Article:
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Changing Arctic Ocean freshwater pathways
Morison, J.I.L.; Kwok, R.; Peralta-Ferriz, C.; Alkire, M.; Rigor, I.; Andersen, R.; Steele, M. (2012). Changing Arctic Ocean freshwater pathways. Nature (Lond.) 481(7379): 66-70. https://hdl.handle.net/10.1038/nature10705
In: Nature: International Weekly Journal of Science. Nature Publishing Group: London. ISSN 0028-0836; e-ISSN 1476-4687, meer
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  • Morison, J.I.L.
  • Kwok, R.
  • Peralta-Ferriz, C.
  • Alkire, M.
  • Rigor, I.
  • Andersen, R.
  • Steele, M.

Abstract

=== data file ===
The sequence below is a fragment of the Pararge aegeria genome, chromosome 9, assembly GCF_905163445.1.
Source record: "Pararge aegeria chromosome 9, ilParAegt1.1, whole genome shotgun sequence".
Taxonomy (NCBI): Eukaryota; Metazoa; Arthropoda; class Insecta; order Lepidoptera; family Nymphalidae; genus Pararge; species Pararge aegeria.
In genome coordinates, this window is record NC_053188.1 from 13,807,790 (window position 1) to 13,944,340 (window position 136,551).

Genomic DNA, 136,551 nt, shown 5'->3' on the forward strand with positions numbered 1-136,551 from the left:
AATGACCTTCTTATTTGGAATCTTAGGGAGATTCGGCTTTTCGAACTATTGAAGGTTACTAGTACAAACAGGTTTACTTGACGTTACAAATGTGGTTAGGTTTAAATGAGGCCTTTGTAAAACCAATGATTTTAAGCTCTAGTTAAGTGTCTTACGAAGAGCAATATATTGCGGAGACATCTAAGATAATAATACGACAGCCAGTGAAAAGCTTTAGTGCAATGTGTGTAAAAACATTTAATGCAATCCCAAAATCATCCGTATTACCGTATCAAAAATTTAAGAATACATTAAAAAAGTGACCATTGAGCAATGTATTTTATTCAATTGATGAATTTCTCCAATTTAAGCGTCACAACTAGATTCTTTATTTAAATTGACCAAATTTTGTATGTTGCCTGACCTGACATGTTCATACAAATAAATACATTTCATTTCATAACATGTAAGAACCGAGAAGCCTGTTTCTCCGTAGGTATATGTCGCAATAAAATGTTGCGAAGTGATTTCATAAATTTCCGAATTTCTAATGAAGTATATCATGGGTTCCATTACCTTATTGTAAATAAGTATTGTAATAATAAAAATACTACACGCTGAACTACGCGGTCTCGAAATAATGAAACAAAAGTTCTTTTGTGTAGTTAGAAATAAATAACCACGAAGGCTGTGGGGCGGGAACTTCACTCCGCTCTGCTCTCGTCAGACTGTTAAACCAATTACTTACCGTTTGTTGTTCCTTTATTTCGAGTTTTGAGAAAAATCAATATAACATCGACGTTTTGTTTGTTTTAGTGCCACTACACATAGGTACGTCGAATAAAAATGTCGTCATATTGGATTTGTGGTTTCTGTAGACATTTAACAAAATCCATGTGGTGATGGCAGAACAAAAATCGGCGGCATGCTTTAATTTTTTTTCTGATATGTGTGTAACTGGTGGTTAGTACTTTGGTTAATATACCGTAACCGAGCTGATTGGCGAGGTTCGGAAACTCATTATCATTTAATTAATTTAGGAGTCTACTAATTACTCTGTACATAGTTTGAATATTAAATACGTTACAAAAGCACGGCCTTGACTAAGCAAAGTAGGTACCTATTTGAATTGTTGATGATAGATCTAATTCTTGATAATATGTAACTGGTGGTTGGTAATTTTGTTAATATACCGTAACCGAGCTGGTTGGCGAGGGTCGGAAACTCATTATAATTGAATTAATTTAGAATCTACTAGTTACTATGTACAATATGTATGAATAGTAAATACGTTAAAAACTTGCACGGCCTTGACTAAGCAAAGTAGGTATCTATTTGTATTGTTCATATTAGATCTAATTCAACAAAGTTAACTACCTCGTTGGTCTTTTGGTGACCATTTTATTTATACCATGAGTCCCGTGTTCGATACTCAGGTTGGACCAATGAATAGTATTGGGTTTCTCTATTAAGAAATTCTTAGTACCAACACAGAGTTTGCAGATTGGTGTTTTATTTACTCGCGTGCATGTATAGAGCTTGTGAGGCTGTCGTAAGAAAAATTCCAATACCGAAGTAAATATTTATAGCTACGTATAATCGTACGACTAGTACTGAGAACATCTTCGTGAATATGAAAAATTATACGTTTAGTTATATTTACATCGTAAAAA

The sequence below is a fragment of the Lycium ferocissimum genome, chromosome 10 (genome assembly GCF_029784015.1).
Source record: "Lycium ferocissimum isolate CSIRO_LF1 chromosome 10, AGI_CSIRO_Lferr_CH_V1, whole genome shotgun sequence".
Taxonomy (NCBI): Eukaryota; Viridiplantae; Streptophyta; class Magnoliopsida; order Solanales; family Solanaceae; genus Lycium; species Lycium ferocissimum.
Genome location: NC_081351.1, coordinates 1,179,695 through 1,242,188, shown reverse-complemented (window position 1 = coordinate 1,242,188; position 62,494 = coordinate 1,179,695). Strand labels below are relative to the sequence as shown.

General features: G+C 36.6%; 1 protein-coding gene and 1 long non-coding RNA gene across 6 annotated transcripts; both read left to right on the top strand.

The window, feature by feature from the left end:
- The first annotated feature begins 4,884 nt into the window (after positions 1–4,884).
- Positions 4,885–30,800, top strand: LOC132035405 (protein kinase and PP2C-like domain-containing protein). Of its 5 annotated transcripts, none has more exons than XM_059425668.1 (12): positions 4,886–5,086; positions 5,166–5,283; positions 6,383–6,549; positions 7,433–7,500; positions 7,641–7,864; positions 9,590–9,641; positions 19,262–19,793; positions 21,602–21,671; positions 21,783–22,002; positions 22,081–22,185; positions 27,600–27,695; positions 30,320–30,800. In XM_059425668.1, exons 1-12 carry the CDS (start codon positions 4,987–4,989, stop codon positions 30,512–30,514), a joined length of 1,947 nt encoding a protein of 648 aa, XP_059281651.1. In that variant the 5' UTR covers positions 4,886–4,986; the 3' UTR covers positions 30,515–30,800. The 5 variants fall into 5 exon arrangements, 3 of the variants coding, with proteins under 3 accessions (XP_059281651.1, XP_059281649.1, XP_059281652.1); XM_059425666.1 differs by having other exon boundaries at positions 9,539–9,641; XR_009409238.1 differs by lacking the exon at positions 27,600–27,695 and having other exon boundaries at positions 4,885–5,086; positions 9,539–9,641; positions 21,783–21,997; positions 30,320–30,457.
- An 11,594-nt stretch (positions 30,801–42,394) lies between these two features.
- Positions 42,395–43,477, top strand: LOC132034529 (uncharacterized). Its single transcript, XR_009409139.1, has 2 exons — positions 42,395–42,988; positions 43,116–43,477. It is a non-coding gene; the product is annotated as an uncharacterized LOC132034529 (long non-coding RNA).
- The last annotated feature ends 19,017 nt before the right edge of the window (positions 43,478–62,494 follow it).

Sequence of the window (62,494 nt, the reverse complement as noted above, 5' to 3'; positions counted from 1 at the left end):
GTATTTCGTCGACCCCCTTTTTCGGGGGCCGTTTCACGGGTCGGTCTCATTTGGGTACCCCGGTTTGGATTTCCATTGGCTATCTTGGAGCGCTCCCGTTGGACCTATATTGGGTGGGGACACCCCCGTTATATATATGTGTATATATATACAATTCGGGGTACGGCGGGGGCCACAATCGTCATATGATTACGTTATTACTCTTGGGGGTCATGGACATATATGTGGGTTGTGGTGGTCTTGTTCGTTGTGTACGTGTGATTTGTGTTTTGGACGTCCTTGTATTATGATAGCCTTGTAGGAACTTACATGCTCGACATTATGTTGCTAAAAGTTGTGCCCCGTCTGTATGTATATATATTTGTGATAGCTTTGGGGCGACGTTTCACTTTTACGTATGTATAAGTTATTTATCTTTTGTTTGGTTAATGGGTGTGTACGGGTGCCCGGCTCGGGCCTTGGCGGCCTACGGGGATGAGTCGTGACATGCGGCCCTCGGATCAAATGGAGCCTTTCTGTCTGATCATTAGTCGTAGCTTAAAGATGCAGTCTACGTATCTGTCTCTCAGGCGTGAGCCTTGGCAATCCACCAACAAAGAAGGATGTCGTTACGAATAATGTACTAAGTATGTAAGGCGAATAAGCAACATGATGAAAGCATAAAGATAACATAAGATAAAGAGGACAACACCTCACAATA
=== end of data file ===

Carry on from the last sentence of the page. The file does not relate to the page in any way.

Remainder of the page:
Freshening in the Canada basin of the Arctic Ocean began in the 1990s(1,2) and continued(3) to at least the end of 2008. By then, the Arctic Ocean might have gained four times as much fresh water as comprised the Great Salinity Anomaly(4,5) of the 1970s, raising the spectre of slowing global ocean circulation(6). Freshening has been attributed to increased sea ice melting(1) and contributions from runoff(7), but a leading explanation has been a strengthening of the Beaufort High-a characteristic peak in sea level atmospheric pressure(2,8)-which tends to accelerate an anticyclonic (clockwise) wind pattern causing convergence of fresh surface water. Limited observations have made this explanation difficult to verify, and observations of increasing freshwater content under a weakened Beaufort High suggest that other factors(2) must be affecting freshwater content. Here we use observations to show that during a time of record reductions in ice extent from 2005 to 2008, the dominant freshwater content changes were an increase in the Canada basin balanced by a decrease in the Eurasian basin. Observations are drawn from satellite data (sea surface height and ocean-bottom pressure) and in situ data. The freshwater changes were due to a cyclonic (anticlockwise) shift in the ocean pathway of Eurasian runoff forced by strengthening of the west-to-east Northern Hemisphere atmospheric circulation characterized by an increased Arctic Oscillation(9) index. Our results confirm that runoff is an important influence on the Arctic Ocean and establish that the spatial and temporal manifestations of the runoff pathways are modulated by the Arctic Oscillation, rather than the strength of the wind-driven Beaufort Gyre circulation.

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